Food is how I think of my cultural identity. It's like a table of food. It has plates of cozido and chow mein, but it also holds the new dishes that my parents have picked up in Canada. Just because there are new plates on the table doesn't mean I have to take any of them away. It just means I need a bigger table.
Canadians catch a hard time for their funny accents, overly-polite demeanors, and of course, Justin Bieber, but those who are in the know do not tease them about their food. Canadians enjoy an abundance of dishes that many of their neighbours south of the border never get to taste -- and they're missing out.
Icewine is perceived as the untamable beast of the wine family. Have you ever heard someone pronounce their undying love for it? Highly unlikely. Most of the time, I get "oh, it's far too sweet" as a response-- and it becomes an afterthought--- perhaps a novelty to try and have with either dessert or cheese.
When a restaurant is owned by a company whose vision and mandate does not address food -- but rather sports and entertainment -- it gives me cause for concern. MLSE: Maple Leaf Sports and Entertainment, is an archetype of this business model. But of course, a company such as this would (inevitably) expand into food-focused outlets, regardless.
Moving among wildlife and experiencing the outdoors are favorite vacation motivators for me, and knowing this adventure would be special, I invited my 12-year old granddaughter to accompany me to make for a cross-generational experience.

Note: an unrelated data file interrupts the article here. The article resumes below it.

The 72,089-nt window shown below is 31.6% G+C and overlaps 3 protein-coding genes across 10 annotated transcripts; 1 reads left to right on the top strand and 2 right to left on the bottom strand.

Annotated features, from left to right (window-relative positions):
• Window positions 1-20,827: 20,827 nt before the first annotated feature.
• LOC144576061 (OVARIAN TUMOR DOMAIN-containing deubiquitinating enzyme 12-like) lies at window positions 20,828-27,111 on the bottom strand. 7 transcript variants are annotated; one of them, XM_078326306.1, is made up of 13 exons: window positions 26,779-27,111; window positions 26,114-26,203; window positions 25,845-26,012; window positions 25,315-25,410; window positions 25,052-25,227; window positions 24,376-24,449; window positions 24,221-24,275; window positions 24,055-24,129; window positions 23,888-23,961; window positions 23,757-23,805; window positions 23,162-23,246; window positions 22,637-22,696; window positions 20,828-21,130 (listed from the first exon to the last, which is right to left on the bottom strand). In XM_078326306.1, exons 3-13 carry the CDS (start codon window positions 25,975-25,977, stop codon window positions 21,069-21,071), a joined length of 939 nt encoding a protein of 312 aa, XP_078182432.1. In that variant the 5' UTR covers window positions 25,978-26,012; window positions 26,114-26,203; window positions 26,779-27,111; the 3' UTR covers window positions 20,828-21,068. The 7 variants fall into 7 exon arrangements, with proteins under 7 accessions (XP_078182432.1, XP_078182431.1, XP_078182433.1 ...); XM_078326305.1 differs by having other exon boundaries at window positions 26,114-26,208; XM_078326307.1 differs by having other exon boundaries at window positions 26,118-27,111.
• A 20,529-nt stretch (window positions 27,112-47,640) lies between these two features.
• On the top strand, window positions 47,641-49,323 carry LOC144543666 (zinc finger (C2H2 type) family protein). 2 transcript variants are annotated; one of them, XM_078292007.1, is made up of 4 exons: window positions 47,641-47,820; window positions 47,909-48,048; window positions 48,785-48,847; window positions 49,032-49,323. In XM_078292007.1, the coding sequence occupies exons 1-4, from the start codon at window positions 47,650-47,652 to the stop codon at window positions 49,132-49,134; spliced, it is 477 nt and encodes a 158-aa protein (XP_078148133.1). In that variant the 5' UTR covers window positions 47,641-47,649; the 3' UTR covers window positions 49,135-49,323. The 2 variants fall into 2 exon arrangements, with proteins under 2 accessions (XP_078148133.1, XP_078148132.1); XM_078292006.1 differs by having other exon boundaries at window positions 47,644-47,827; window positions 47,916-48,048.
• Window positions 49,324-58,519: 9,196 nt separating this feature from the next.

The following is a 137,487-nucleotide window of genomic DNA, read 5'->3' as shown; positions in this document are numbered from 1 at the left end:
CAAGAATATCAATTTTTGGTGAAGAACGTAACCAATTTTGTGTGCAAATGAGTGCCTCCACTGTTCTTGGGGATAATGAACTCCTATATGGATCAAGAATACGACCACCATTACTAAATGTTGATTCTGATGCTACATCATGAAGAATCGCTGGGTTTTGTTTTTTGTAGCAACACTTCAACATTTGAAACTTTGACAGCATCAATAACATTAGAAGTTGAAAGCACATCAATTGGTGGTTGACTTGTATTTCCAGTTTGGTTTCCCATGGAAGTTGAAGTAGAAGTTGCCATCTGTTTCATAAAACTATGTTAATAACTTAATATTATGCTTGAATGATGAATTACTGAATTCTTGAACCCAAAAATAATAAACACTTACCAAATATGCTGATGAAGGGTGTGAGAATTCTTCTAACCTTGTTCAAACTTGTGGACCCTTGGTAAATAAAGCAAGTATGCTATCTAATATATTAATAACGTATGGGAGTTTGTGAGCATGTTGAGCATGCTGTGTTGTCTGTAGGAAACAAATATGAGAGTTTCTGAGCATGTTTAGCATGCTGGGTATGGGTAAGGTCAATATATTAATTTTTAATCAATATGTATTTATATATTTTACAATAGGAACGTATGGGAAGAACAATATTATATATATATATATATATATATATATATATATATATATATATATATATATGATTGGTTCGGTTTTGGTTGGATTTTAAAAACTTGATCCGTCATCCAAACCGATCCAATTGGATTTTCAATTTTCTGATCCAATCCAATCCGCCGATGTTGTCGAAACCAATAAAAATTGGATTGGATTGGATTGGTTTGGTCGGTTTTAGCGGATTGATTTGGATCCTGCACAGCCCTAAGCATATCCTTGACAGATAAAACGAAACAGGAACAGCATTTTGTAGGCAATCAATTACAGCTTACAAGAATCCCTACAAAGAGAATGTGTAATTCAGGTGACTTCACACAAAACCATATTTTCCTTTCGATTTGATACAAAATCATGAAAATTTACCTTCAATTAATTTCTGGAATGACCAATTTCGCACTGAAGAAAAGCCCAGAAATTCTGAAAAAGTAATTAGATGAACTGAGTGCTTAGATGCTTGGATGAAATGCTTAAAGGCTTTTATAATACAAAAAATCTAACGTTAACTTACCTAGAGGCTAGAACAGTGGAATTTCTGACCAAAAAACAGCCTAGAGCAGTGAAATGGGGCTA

Oh Canada! While we may be known for some of our more decadent fare, like poutine and butter tarts, we are actually home to some of the world's greatest superfoods that can help keep up healthy all summer long! So even if this weekend may be more about BBQ and dockside beers, try including some of these healthy eats.
The most rewarding part of my job is all the great people I get to meet. Wait -- it's the food. And also, all the great people I get to meet. I am so lucky to have developed terrific relationships with the restaurant owners we've filmed with over these last three seasons. These folks have become like an extended family to me.
Don't worry. There's no moose.
Since storming onto the Toronto singer-songwriter scene in 2011, Whitney Rose has endeared herself to just about everyone with her songwriting, authentic country voice and throwback style influenced by Patsy Cline and Kitty Wells. Here Whitney tells us about her travels across Canada and her perfect food day.
Bison. Any Canadian living in the 21st century has heard of Alberta beef, but how many people's dinner plates have benefited from the country's recent bison renaissance?
What comes to mind when you think Canadian Food? Water Buffalo Mozzarella, Kelp, Dandelions, Sea Urchin, and Duck, naturally! Here, five chefs share some unique local foods that might just become as popular as maple syrup and curd.
This week, we welcomed in spring, which led to anticipation of sunny afternoons spent sipping smoothies in the park. But our HuffPost living team warned us that our smoothie might not be too healthy unless we make it at home (store-bought means more sugar and less protein). Just don't go overboard with the food-watching. As nutritionist Rose Reisman also pointed out this week, taking the restriction of food too far tends to lead to psychological and physiological hoarding of fat and calories as soon as the deprivation is over -- which sounds like an even worse game plan than not watching what you eat at all.
Though comestibles are always near the top of my list when I travel, there were also museum visits, new hotels to check out and an amazing trip to Niagara Falls to witness Nik Wallenda tightrope from the US to Canada.
Deep brown and irresistible, bacon plus caramelized brown sugar makes a tasty snack with drinks. Or cut in small pieces and scatter over ice cream. Seriously. Then watch it disappear.